Rule 9011(b) of the Federal Rules of Bankruptcy Procedure, the bankruptcy counterpart to Rule 11 of the Federal Rules of Civil Procedure (“Rule 11”), provides, that in presenting a pleading to the court, an attorney or unrepresented party is certifying that to the best of the person’s knowledge, information, and belief, formed after an inquiry reasonable under the circumstances, that: (1) it is not being presented for any improper purpose, such as to harass or to cause unnecessary delay or needless increase in the cost of litigation; (2) the claims, defenses, and other legal contentions therein are warranted by existing law or by a nonfrivolous argument for the extension, modification, or reversal of existing law or the establishment of new law; (3) the allegations and other factual contentions have evidentiary support or, if specifically so identified, are likely to have evidentiary support after a reasonable opportunity for further investigation or discovery; and (4) the denials of factual contentions are warranted on the evidence or, if specifically so identified, are reasonably based on a lack of information or belief. Rule 9011(c) further provides that, if after notice and a reasonable opportunity to respond, the court determines that Rule 9011(b) has been violated, the court may, subject to certain stated conditions, impose an appropriate sanction upon the attorney, law firm, or party that has violated Rule 9011(b) or is responsible for the violation.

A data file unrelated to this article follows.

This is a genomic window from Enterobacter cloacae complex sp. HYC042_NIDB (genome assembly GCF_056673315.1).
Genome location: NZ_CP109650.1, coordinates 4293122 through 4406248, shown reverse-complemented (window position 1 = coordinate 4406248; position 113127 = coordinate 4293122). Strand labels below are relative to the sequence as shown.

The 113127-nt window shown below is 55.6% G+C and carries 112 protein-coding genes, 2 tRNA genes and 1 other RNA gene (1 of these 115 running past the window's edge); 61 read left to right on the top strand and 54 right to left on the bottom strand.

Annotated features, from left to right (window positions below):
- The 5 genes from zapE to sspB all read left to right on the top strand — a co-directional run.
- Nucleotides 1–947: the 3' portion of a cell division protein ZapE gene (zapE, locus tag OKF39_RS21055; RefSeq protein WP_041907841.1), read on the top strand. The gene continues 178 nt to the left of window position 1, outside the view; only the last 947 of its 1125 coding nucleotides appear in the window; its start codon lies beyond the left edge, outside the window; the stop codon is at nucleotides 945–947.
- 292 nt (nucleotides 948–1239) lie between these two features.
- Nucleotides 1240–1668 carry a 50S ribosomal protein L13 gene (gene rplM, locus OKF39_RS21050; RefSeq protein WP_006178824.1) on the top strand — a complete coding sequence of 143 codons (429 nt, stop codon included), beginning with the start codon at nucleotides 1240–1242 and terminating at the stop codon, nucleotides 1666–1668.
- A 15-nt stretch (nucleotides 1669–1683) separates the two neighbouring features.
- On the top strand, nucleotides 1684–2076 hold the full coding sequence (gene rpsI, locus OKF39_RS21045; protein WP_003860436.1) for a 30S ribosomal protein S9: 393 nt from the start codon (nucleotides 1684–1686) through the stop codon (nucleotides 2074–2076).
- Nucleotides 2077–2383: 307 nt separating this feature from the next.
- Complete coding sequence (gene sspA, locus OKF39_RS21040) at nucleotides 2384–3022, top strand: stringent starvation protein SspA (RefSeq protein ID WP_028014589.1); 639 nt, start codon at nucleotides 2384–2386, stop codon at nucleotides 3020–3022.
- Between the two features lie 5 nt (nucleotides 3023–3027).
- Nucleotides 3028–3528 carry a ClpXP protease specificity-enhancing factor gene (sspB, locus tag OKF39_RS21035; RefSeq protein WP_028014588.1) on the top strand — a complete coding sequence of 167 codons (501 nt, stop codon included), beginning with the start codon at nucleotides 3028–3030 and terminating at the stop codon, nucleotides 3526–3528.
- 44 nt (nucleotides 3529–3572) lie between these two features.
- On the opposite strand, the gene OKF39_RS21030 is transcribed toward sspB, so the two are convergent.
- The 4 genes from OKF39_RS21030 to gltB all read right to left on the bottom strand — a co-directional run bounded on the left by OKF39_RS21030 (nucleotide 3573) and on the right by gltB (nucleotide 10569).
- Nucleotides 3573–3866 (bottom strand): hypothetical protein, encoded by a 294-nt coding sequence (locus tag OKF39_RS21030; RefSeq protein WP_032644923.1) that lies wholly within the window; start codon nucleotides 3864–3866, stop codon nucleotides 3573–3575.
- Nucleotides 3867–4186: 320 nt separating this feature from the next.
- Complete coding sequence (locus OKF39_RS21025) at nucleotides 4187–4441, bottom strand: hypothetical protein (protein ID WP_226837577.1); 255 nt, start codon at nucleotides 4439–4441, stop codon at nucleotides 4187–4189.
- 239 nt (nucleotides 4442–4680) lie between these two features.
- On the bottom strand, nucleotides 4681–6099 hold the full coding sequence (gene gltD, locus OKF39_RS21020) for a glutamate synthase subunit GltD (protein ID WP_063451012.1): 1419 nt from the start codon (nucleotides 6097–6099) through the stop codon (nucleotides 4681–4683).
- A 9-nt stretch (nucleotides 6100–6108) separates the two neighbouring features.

This Article discusses the requirements of Rule 9011 and the sanctions that may be imposed against a party that fails to satisfy those requirements. Section I of this Article discusses the first prong of Rule 9011, which prohibits the filing of a bankruptcy documents for an improper purpose. Section II discusses the second prong of Rule 9011, which forbids the filing of a bankruptcy petition that is not warranted in law. Section III explains the third prong of Rule 9011, which requires an attorney to conduct a reasonable inquiry before submitting a bankruptcy petition. Section IV explains the fourth prong, which requires an attorney to conduct a reasonable inquiry before submitting his defenses and denials. Section V discusses the sanctions a court may impose if an attorney fails to comply with Rule 9011. Section VI illustrates the procedural requirements of Rule 9011, particularly, the safe harbor provision. Lastly, Section VII considers the implications of Rule 9011.